He saw fame as the pinnacle of modern consumerism and reveled in it the way artists a hundred years before reveled in the western landscape.
An organized collector, he tossed practically every piece of paper, fan mail and magazine related to his fame, along with personal notes, (gay) porn and miscellaneous artifacts into boxes, numbered them, and set them aside. He amassed many hundreds.
Information about Andy Warhol in art museums, auction watch service, image archives, other sites, and articles.
Warhol's thirty-two soup cans are about ... sameness (though with different labels): same brand, same size, same paint surface, same fame as product.
He collected postcards from his lovers, shoe drawings and, more bizarrely, dental models - 140 sets of teeth, including a giant set of uppers and lowers in plaster.
To me autism informs Warhol's work in the same way East European folk music informed Bartok's classical music. The artistic work stands or falls on its own merits.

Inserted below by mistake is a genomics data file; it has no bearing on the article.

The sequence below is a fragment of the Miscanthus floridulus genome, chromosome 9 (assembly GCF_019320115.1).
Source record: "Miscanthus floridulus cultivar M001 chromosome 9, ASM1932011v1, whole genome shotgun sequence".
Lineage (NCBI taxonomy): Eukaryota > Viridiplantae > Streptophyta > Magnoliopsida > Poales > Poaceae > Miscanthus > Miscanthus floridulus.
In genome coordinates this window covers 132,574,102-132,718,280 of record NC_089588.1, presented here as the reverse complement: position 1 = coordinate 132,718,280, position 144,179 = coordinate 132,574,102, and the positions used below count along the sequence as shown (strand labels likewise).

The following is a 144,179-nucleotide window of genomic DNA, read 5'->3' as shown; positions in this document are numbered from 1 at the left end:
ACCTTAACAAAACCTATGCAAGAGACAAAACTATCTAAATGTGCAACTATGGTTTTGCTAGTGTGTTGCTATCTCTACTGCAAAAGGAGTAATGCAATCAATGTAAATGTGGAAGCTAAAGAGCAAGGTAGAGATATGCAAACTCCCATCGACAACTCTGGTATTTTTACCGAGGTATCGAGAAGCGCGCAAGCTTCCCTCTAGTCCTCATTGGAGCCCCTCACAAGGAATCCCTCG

Many of the things Warhol did are typical of autism -- his social ineptitude, love of uniformity, minimum use of speech and obsessive attention to detail as classic symptoms.
The Andy Warhol Museum is a vital forum in which diverse audiences of artists, scholars and the general public are galvanized through creative interaction with the art and life of Andy Warhol.
Warhol's social ineptitude, care to use the minimum of words in speech, difficulty recognising friends and obsession with the uniformity of consumer goods are each thought to be clues that Warhol was autistic to some degree.